More Than a Game: Calgary Board Gamers Gather for Annual Convention

Creativity, community and collaboration.

That’s what being an avid board game player means to many Calgarians.

For more than three decades, avid tabletop gamers have gathered at FallCon — an annual board game convention — for a weekend of games, live auctions, and the chance to test prototypes.

From August 26-28, the Telus Convention Center will welcome board game enthusiasts of all ages, experiences and levels of interest for the 35th edition of the convention.

This was the first time the event was held at this location rather than its usual location at the University of Calgary.

« It’s really a hobby that has grown over the last few decades. I think what attracts people to board games is that there are a lot more themes and styles of games than there were in the 70s, which people like me might remember. » said Colleen MacNaughton, president of the FallCon Board Game Society.

FallCon Gaming Society President Colleen MacNaughton poses for a photo during the Board Game Convention. (Dan McGarvey/CBC)

She said the change in location is a testament to the popularity — and growth — of the city’s community.

« It’s also a face-to-face way of doing things — we spend a lot of time in front of computers at work, we spend a lot of time scrolling through our phones. It’s a chance to catch up with friends and to laugh about, which is why I think we’re seeing him grow. »

A social experience

FallCon’s format allows players to play games on a wide selection of themes and interests. This can be done as a family, in a large group or one-on-one.

For some games, players collaborate to try to beat the game instead of competing against each other. It’s part of the social aspect of the hobby that tabletop players have come to love.

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The Annual Board Games Convention was held at the Telus Convention Center for the first time this year. (Dan McGarvey/CBC)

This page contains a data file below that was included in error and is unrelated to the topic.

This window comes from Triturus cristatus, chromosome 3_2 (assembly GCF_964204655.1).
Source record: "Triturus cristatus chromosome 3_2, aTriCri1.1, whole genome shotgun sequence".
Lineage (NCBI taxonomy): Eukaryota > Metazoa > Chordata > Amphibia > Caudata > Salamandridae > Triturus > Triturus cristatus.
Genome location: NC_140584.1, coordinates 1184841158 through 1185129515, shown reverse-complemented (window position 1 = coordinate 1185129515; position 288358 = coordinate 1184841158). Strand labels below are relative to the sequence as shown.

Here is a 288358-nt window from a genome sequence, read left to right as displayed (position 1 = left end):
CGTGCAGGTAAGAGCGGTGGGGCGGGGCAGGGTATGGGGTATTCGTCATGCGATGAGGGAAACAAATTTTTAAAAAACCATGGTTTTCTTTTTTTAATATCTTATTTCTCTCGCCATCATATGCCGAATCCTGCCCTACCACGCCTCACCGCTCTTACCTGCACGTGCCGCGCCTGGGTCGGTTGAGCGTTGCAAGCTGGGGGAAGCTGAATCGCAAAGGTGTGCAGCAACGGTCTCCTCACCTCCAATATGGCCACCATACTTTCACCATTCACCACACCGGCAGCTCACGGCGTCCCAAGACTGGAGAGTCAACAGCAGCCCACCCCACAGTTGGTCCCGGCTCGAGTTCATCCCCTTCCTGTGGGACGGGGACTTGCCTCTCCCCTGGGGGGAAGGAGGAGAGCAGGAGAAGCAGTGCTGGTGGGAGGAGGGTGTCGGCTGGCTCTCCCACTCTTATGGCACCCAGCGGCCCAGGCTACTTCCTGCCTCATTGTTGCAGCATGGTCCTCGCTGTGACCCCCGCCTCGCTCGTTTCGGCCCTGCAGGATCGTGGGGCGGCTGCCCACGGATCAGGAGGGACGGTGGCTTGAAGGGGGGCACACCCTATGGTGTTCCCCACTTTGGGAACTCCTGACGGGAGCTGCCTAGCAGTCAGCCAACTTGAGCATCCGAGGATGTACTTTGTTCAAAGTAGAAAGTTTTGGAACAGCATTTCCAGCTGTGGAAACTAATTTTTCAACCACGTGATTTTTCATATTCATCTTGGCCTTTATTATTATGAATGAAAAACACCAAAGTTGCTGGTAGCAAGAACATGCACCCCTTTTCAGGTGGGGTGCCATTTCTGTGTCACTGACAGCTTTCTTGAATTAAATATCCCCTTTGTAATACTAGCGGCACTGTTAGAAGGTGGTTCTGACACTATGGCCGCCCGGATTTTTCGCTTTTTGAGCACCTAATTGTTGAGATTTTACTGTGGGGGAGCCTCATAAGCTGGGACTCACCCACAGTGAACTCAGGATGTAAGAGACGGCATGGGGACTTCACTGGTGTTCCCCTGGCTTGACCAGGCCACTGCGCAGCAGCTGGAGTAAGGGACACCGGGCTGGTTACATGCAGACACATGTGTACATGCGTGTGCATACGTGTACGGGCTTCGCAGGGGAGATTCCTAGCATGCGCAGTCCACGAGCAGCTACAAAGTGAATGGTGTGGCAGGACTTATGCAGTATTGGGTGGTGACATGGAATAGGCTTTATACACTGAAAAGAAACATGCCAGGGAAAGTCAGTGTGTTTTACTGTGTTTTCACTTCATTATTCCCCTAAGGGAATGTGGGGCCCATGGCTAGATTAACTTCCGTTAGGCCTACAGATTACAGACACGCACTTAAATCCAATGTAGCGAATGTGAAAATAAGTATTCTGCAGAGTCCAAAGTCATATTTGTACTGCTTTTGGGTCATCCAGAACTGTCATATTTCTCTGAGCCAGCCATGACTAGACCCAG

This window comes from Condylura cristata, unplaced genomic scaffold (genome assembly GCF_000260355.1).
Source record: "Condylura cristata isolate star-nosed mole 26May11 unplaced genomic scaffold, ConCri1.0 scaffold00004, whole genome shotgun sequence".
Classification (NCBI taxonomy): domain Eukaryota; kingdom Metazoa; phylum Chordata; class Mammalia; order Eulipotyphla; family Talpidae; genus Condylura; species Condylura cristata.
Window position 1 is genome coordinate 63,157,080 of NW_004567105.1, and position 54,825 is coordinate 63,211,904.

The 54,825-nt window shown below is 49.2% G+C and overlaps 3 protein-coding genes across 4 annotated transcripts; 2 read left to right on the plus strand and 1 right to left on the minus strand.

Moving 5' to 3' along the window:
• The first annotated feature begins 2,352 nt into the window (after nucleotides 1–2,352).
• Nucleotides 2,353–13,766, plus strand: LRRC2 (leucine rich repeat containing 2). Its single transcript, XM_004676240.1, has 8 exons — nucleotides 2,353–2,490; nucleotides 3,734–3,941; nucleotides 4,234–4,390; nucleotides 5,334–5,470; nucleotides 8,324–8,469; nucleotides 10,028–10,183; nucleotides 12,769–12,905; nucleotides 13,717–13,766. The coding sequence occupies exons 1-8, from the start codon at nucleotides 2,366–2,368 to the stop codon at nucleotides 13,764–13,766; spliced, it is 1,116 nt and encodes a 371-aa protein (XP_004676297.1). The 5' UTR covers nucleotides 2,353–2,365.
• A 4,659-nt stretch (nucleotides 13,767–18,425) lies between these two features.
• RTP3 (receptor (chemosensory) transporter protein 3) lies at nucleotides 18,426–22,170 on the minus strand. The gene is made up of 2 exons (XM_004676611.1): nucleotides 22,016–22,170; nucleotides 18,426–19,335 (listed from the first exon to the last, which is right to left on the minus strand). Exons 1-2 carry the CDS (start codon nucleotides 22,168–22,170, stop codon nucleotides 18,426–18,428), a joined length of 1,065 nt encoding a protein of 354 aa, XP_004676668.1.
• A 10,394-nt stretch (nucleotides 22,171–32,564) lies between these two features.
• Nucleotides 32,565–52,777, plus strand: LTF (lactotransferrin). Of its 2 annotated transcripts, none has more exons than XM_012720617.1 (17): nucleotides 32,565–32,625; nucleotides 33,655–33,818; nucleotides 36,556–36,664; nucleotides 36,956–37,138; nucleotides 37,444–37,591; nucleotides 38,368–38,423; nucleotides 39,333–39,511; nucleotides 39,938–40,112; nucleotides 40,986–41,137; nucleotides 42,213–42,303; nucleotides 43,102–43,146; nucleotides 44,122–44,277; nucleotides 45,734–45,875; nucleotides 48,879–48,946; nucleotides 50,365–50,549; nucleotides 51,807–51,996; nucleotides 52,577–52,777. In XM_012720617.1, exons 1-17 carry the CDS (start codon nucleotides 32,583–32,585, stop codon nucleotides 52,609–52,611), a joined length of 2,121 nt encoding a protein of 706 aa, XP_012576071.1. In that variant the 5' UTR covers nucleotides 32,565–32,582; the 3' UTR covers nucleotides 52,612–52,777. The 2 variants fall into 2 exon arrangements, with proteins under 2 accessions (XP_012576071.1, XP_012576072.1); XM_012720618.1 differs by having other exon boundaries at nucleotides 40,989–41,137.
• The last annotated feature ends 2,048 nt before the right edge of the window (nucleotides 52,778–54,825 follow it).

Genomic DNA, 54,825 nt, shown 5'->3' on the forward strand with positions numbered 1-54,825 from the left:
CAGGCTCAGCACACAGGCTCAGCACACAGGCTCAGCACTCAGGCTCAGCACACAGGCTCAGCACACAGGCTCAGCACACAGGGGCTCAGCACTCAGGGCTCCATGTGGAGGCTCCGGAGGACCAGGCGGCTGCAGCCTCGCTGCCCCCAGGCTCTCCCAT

Dan Roscoe is one of those people. He has been playing board games for years.

« I’ve been a gamer all my life. It’s what we do, it’s our hobby, » Roscoe said.

« For me, my 15 closest friends are probably people I met at these conventions, that’s great. It’s a great place to meet like-minded people that you want to hang out with. . »

That camaraderie is something that keeps him coming back to events like FallCon.

A professional hobby

Calgarians also have the chance to play new games at one of the vendor tables or in Prototype Alley.

Board game enthusiast and professional video game designer Chris Cooke brought his own game to the convention this year.

His gameplay involves fighting, cartoons, and a meat grinder.

« I tested this many times, and it was terrible, » Cooke said. « But it slowly got better each time I tested it until it eventually became what it is now – a sort of chaotic battle royale game for three to five players. »

Cooke’s game is to come up with a scheme and watch it « hilariously evil ».

Playing and making games is something he said has become a favorite pastime.

« I’m quite outgoing so it was a way for me to hang out with friends, it became a regular activity that we could do without having to think too much about what we were going to do this weekend, » did he declare.

« It’s a really great way to hang out with people. »


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